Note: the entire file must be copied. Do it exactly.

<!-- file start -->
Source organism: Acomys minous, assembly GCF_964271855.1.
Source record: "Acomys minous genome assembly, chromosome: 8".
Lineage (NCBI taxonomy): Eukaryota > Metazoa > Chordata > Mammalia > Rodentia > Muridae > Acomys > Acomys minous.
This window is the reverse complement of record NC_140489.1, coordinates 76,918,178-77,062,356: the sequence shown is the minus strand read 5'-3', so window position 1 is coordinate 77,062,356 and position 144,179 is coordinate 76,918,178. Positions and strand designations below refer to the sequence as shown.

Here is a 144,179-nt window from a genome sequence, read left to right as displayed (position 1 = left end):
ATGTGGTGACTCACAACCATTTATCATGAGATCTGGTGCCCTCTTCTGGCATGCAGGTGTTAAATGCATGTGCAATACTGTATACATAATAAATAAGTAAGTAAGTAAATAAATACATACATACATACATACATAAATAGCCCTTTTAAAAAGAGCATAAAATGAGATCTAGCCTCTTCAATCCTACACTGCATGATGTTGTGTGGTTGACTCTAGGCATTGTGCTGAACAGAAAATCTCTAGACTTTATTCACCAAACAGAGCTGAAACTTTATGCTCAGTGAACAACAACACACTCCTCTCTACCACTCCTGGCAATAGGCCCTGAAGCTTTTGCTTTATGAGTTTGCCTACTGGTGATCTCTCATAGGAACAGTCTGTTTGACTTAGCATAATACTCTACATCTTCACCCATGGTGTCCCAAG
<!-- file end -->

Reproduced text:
Source organism: Acomys minous, assembly GCF_964271855.1.
Source record: "Acomys minous genome assembly, chromosome: 8".
Lineage (NCBI taxonomy): Eukaryota > Metazoa > Chordata > Mammalia > Rodentia > Muridae > Acomys > Acomys minous.
This window is the reverse complement of record NC_140489.1, coordinates 76,918,178-77,062,356: the sequence shown is the minus strand read 5'-3', so window position 1 is coordinate 77,062,356 and position 144,179 is coordinate 76,918,178. Positions and strand designations below refer to the sequence as shown.

Here is a 144,179-nt window from a genome sequence, read left to right as displayed (position 1 = left end):
ATGTGGTGACTCACAACCATTTATCATGAGATCTGGTGCCCTCTTCTGGCATGCAGGTGTTAAATGCATGTGCAATACTGTATACATAATAAATAAGTAAGTAAGTAAATAAATACATACATACATACATACATAAATAGCCCTTTTAAAAAGAGCATAAAATGAGATCTAGCCTCTTCAATCCTACACTGCATGATGTTGTGTGGTTGACTCTAGGCATTGTGCTGAACAGAAAATCTCTAGACTTTATTCACCAAACAGAGCTGAAACTTTATGCTCAGTGAACAACAACACACTCCTCTCTACCACTCCTGGCAATAGGCCCTGAAGCTTTTGCTTTATGAGTTTGCCTACTGGTGATCTCTCATAGGAACAGTCTGTTTGACTTAGCATAATACTCTACATCTTCACCCATGGTGTCCCAAG